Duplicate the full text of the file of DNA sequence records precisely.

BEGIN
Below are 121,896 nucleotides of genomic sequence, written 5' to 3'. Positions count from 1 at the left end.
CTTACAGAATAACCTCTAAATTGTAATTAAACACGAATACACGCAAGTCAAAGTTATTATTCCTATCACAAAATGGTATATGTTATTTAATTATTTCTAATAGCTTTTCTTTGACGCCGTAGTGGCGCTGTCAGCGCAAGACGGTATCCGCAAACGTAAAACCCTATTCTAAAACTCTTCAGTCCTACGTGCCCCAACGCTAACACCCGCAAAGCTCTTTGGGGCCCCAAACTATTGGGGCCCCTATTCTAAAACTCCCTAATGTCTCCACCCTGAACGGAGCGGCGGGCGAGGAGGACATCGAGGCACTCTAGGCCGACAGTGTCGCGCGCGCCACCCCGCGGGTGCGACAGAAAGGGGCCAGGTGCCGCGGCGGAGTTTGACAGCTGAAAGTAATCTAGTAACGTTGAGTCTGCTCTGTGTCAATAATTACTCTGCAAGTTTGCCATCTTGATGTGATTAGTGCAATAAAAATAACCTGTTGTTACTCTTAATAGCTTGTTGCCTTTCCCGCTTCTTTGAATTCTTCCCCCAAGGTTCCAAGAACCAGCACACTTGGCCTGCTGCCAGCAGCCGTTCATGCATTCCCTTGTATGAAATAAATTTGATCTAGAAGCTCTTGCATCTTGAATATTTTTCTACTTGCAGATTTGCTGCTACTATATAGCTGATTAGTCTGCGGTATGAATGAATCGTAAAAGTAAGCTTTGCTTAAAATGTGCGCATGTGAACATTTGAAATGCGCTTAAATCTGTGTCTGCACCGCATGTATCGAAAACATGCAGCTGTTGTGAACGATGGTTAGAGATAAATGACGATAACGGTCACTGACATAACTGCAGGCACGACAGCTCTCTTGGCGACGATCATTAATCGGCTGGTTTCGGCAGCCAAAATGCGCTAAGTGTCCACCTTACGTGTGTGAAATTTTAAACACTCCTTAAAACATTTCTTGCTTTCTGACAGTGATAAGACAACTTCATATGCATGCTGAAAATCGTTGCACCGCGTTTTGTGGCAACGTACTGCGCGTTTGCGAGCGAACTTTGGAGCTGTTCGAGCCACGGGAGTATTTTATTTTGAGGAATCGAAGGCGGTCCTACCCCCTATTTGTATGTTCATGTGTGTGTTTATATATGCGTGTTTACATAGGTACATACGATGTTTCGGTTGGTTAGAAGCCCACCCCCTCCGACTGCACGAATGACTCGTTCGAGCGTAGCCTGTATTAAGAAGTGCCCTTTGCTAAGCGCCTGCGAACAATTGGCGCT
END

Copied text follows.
Below are 121,896 nucleotides of genomic sequence, written 5' to 3'. Positions count from 1 at the left end.
CTTACAGAATAACCTCTAAATTGTAATTAAACACGAATACACGCAAGTCAAAGTTATTATTCCTATCACAAAATGGTATATGTTATTTAATTATTTCTAATAGCTTTTCTTTGACGCCGTAGTGGCGCTGTCAGCGCAAGACGGTATCCGCAAACGTAAAACCCTATTCTAAAACTCTTCAGTCCTACGTGCCCCAACGCTAACACCCGCAAAGCTCTTTGGGGCCCCAAACTATTGGGGCCCCTATTCTAAAACTCCCTAATGTCTCCACCCTGAACGGAGCGGCGGGCGAGGAGGACATCGAGGCACTCTAGGCCGACAGTGTCGCGCGCGCCACCCCGCGGGTGCGACAGAAAGGGGCCAGGTGCCGCGGCGGAGTTTGACAGCTGAAAGTAATCTAGTAACGTTGAGTCTGCTCTGTGTCAATAATTACTCTGCAAGTTTGCCATCTTGATGTGATTAGTGCAATAAAAATAACCTGTTGTTACTCTTAATAGCTTGTTGCCTTTCCCGCTTCTTTGAATTCTTCCCCCAAGGTTCCAAGAACCAGCACACTTGGCCTGCTGCCAGCAGCCGTTCATGCATTCCCTTGTATGAAATAAATTTGATCTAGAAGCTCTTGCATCTTGAATATTTTTCTACTTGCAGATTTGCTGCTACTATATAGCTGATTAGTCTGCGGTATGAATGAATCGTAAAAGTAAGCTTTGCTTAAAATGTGCGCATGTGAACATTTGAAATGCGCTTAAATCTGTGTCTGCACCGCATGTATCGAAAACATGCAGCTGTTGTGAACGATGGTTAGAGATAAATGACGATAACGGTCACTGACATAACTGCAGGCACGACAGCTCTCTTGGCGACGATCATTAATCGGCTGGTTTCGGCAGCCAAAATGCGCTAAGTGTCCACCTTACGTGTGTGAAATTTTAAACACTCCTTAAAACATTTCTTGCTTTCTGACAGTGATAAGACAACTTCATATGCATGCTGAAAATCGTTGCACCGCGTTTTGTGGCAACGTACTGCGCGTTTGCGAGCGAACTTTGGAGCTGTTCGAGCCACGGGAGTATTTTATTTTGAGGAATCGAAGGCGGTCCTACCCCCTATTTGTATGTTCATGTGTGTGTTTATATATGCGTGTTTACATAGGTACATACGATGTTTCGGTTGGTTAGAAGCCCACCCCCTCCGACTGCACGAATGACTCGTTCGAGCGTAGCCTGTATTAAGAAGTGCCCTTTGCTAAGCGCCTGCGAACAATTGGCGCT